Big-hearted billionaires could be one of the biggest limiting factors to the creation of a trillionaire. Buffett and Gates have been the most vocal with their Giving Pledge campaign to convince the world's richest to leave a majority of their fortune to philanthropic preferences.
"This Buffett/Gates approach has broad appeal," Kraus said. "Really wealthy people now are taking greater steps to distribute wealth in their own lifetime. ... To extent the extent that there is a limiting factor on someone becoming a trillionaire, this might be it," Kraus said.
Another way to think about Bill Gates' focus on nonprofit work is, simply put, boredom. "If you take an ambitious, talented person with a zero net worth, accumulating wealth would be reasonably high on their list of priorities," Lord said. "But as net worth goes up, most folks lose interest. I doubt Bill Gates thinks much about accumulating more wealth these days, and he certainly doesn't dedicate his time and energy in that direction. ... The same could happen to Elon Musk."
But philanthropy may not serve as a limiting factor for all, and in the end, this may just ensure that the greedier billionaires will take the lead from Buffett and Gates. "Some people, like Sam Walton and the Koch brothers, they never seem to lose focus," Lord said. So the boredom factor ultimately will not preclude a trillionaire—and not necessarily lead to a Giving Pledge commitment.
Read MoreWill Wall Street still be around in 25 years?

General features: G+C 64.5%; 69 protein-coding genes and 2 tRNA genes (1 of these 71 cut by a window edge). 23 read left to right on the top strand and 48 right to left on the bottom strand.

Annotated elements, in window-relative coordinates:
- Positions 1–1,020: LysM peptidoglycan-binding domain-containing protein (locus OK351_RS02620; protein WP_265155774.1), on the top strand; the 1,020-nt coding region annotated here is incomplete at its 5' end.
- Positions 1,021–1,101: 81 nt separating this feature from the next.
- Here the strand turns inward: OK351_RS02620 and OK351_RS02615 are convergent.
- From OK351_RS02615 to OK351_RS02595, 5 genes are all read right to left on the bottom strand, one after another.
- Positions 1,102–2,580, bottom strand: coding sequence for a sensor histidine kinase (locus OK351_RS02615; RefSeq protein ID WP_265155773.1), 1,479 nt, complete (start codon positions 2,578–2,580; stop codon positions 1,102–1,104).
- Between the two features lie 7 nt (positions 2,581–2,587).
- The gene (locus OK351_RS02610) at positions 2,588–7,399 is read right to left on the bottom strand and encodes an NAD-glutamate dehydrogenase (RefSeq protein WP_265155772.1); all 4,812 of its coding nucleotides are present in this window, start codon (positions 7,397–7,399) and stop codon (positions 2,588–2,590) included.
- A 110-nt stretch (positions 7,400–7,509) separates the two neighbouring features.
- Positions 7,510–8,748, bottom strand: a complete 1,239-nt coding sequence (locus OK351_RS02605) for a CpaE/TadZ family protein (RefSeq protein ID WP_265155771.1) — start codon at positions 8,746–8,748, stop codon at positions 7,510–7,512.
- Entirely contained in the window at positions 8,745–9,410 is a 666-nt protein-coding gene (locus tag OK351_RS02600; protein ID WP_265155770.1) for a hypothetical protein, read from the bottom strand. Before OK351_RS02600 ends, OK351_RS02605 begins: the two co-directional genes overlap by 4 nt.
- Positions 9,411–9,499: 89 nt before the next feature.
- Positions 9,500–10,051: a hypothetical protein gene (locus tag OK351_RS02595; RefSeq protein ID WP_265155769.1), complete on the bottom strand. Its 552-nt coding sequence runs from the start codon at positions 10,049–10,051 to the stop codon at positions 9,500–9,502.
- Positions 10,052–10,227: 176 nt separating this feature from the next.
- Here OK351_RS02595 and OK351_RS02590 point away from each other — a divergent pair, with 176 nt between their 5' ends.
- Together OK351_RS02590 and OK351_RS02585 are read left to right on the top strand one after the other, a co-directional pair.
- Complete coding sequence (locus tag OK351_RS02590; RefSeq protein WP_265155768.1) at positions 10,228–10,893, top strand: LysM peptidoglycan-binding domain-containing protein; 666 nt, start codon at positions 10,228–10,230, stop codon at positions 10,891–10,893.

If the U.S. is going to be able to boast the 21st century's first trillionaire, tax policy will have to continue on its current path.
When Ronald Reagan took office as president of the United States, the top personal income tax rate in the U.S. was 70 percent (91 percent back when Eisenhower was in office). Tax policy in the U.S. in recent decades has figured prominently in wealth accumulation.
Kraus sees few signs of this trend reversing. "From a social standpoint, the rich are getting richer, yet the notion of social mobility is so central to the fabric of America, and people buy into that even if it's against their own best interest." Income inequality and redistribution of wealth have not been in the top set of considerations for voters. "I don't see a pressing desire by the electorate or D.C. to change," Kraus added.
Oxfam conducted an assessment of how much presidents talk about income inequality—or proxies for that term—in State of the Union addresses over a hundred years, and found a massive amount of variation, O'Brien said. "There were eras where if you didn't talk about it you had no chance of succeeding. In 1912, we had four progressives and a socialist running for president."
Read More For super-rich, investing to see dramatic changes
Since LBJ's war on poverty there has been a significant falling off in that conversation, and that trend exacerbated under Reagan.
"The money will have to come from somewhere to deal with debt and the deficit, so the 'tax the rich' philosophy will make some gains" but it won't reverse the trend and will only limit even greater concentration, Kraus said.